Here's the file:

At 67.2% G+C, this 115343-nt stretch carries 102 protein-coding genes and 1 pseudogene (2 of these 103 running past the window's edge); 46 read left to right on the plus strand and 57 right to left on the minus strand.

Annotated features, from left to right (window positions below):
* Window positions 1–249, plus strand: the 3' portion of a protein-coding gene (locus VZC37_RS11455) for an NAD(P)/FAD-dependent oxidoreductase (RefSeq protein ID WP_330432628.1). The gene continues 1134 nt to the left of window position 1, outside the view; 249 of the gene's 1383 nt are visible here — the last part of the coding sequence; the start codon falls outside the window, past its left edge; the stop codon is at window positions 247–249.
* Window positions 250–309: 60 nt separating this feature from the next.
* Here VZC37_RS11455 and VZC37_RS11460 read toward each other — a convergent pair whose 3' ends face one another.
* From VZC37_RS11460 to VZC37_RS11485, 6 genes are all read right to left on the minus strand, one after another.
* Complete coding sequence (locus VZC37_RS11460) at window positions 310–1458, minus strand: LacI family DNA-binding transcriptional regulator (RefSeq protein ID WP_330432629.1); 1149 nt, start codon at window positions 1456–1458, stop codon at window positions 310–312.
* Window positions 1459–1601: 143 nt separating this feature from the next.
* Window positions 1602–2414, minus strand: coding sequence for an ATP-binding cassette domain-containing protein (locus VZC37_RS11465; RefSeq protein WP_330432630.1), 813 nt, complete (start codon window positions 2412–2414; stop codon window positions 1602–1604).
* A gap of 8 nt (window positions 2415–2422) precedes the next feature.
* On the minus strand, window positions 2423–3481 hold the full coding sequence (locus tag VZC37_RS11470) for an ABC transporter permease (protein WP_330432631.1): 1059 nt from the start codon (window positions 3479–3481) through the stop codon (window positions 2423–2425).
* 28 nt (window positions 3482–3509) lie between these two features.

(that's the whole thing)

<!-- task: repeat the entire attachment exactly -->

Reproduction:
At 67.2% G+C, this 115343-nt stretch carries 102 protein-coding genes and 1 pseudogene (2 of these 103 running past the window's edge); 46 read left to right on the plus strand and 57 right to left on the minus strand.

Annotated features, from left to right (window positions below):
* Window positions 1–249, plus strand: the 3' portion of a protein-coding gene (locus VZC37_RS11455) for an NAD(P)/FAD-dependent oxidoreductase (RefSeq protein ID WP_330432628.1). The gene continues 1134 nt to the left of window position 1, outside the view; 249 of the gene's 1383 nt are visible here — the last part of the coding sequence; the start codon falls outside the window, past its left edge; the stop codon is at window positions 247–249.
* Window positions 250–309: 60 nt separating this feature from the next.
* Here VZC37_RS11455 and VZC37_RS11460 read toward each other — a convergent pair whose 3' ends face one another.
* From VZC37_RS11460 to VZC37_RS11485, 6 genes are all read right to left on the minus strand, one after another.
* Complete coding sequence (locus VZC37_RS11460) at window positions 310–1458, minus strand: LacI family DNA-binding transcriptional regulator (RefSeq protein ID WP_330432629.1); 1149 nt, start codon at window positions 1456–1458, stop codon at window positions 310–312.
* Window positions 1459–1601: 143 nt separating this feature from the next.
* Window positions 1602–2414, minus strand: coding sequence for an ATP-binding cassette domain-containing protein (locus VZC37_RS11465; RefSeq protein WP_330432630.1), 813 nt, complete (start codon window positions 2412–2414; stop codon window positions 1602–1604).
* A gap of 8 nt (window positions 2415–2422) precedes the next feature.
* On the minus strand, window positions 2423–3481 hold the full coding sequence (locus tag VZC37_RS11470) for an ABC transporter permease (protein WP_330432631.1): 1059 nt from the start codon (window positions 3479–3481) through the stop codon (window positions 2423–2425).
* 28 nt (window positions 3482–3509) lie between these two features.